It’s a familiar, but sad story—the prophet not accepted by his own people.  Often, we fail to acknowledge the gifts and talents of those who are close to us, in our own family, or neighborhood.  We don’t appreciate or recognize the most likely concerted effort that was necessary for someone to gain “newly acquired” expertise and reputation.  We tend not to give them a chance; we may even “put them down,” doing them a great injustice.  And we also suffer because we do not benefit from their goodness and gifts.  

It’s hurtful to be rejected—and particularly so if it comes from our own people.  Oftentimes, we attempt to help someone, drawing on our own talents and skills, but we are rebuffed.  We become frustrated…even helpless.  Met with rejection, we may be tempted to say, “That’s it!  I’m finished with ‘you’ people!”  We decide not to help or care anymore—because it becomes too painful….

Our blessed Lord Jesus didn’t react like this.  He didn’t become embittered.  He did what little He could for the people of Nazareth—curing a few sick people.  Thereupon, He left them behind, taking His light and His gifts elsewhere.

Thorn in the Flesh

Today’s Liturgy also includes Paul’s moment of great frankness (Second Reading: 2 Corinthians12:7-10.)  He tells us that he was granted all manner of visions by God that made him feel that he had one foot in heaven already.  But he also says he was given a “thorn in the flesh” to remind him of his human weakness and to keep him humble.  

“A thorn in the flesh”—it’s a striking and powerful image. We’ve all had the experience of a thorn, or splinter in a finger or foot.  And we’ve also experienced the expression, “Thorn in the side.”  It’s an image that is raw and painful—a constant nagging that is impossible to ignore.  Sometimes, it may annoy us so much that we become angry.  Even though it may be a small thing, such discomforts can be extremely painful.  

The “thorn” is an image of a problem, and can take many forms—illness, worry, burden, addiction, compulsion…. (We assume †Paul’s was some form of physical ailment or distress. He doesn’t say.)  Perhaps, some other person has become “difficult” in our lives.  Mostly, whatever it is, we dearly want to be rid of it.  It’s only natural that we should attempt to rid ourselves of the bother.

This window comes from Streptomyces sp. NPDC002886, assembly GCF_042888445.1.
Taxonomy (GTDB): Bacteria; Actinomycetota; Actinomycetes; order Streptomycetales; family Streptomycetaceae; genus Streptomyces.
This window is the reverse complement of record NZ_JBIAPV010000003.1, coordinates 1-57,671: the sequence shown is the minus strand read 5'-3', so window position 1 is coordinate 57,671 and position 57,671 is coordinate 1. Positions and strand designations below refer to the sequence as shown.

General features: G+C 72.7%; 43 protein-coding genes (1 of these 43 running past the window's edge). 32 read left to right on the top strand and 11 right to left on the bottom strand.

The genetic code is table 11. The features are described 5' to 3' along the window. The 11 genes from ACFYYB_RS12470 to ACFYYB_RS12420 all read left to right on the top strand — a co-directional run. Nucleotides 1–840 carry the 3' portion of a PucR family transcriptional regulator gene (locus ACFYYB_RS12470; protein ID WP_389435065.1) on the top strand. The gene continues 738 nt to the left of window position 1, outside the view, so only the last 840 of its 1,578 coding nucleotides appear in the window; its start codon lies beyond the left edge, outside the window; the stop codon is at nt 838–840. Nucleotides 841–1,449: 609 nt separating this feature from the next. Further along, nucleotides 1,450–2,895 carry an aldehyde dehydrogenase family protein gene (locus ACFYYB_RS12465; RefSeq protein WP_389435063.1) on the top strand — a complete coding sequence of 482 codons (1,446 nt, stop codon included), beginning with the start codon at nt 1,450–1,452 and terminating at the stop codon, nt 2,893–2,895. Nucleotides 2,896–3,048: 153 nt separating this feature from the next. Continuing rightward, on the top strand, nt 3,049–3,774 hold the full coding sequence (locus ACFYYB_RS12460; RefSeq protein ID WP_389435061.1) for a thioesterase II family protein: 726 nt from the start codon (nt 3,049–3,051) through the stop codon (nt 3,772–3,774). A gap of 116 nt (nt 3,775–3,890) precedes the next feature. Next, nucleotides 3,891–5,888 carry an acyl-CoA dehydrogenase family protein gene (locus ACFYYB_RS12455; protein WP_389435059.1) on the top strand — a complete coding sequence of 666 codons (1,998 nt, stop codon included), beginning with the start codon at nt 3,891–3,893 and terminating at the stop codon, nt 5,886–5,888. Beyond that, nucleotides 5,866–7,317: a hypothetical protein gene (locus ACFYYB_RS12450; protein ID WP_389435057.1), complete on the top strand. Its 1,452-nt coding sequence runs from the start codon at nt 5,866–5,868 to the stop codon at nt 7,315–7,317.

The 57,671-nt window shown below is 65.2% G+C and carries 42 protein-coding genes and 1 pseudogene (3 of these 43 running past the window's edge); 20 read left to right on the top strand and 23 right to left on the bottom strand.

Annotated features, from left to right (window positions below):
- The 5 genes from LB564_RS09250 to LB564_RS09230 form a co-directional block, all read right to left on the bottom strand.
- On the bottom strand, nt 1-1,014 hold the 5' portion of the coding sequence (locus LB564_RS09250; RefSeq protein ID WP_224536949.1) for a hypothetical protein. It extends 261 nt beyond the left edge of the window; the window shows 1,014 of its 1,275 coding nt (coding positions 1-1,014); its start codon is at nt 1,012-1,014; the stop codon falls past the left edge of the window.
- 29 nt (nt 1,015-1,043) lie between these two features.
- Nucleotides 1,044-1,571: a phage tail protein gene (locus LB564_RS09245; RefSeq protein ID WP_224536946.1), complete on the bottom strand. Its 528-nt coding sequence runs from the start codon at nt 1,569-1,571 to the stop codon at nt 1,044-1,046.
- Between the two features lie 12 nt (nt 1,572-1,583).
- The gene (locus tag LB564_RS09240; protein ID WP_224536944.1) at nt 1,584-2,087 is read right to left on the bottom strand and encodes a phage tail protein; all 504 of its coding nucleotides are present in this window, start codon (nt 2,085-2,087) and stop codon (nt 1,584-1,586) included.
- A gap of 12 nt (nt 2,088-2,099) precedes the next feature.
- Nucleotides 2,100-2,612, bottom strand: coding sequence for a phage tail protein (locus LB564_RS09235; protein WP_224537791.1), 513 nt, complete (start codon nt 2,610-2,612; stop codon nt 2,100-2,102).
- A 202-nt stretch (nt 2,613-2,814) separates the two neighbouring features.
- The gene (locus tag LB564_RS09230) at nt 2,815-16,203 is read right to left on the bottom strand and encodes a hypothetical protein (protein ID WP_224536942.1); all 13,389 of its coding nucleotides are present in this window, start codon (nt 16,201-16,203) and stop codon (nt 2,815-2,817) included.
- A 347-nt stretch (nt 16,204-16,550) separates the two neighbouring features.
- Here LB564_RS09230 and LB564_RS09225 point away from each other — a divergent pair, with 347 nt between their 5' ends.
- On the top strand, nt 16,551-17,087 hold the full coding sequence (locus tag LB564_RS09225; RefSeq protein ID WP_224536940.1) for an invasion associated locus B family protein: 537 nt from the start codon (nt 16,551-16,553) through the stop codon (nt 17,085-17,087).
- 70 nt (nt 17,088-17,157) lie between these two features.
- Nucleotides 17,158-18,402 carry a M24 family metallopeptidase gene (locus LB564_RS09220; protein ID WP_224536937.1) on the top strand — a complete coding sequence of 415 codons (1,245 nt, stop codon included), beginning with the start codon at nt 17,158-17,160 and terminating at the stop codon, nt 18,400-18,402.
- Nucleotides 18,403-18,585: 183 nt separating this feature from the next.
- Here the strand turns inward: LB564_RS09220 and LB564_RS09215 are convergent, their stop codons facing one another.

In Paul’s case, he had to accept that his “thorn” was something he had to endure; something, against which he would be given the strength to endure.  God’s words, “My grace is sufficient for you,” are spoken to us, too, and should be a great consolation for us.  In spite of human weakness, and at times,  we can utilize prayerful meditation, and the guidance of the Holy Spirit to endure our suffering, and actually prosper because of it.  

Paul actually learned to value and even boasted of his “thorn.”  Although he found it a source of weakness and powerlessness, in the moment, it was through the grace of God that he viewed it as a manifestation of God’s power.  “It’s in times of calm, when the boat is going nowhere, that the sailor most appreciates the power of the wind.”  ~~Anonymous

So, it can be for us—in our weakness, we experience God’s power.  In our darkness, we experience His light.  In our sins, we experience His mercy.  If only our “thorn” makes us rely more on that power, and seek recourse in the Holy Spirit, then it will become a source of growth and grace for us, as well.

May God Richly Bless You!

“First: think; Second: dream; Third; believe; And, finally: dare.”

~~Walt Disney~~ 

Be Still and Know.docx

To view a live stream of today’s Mass, click here:  https://youtu.be/M7MCIfBGDbc

Edited by Father Michael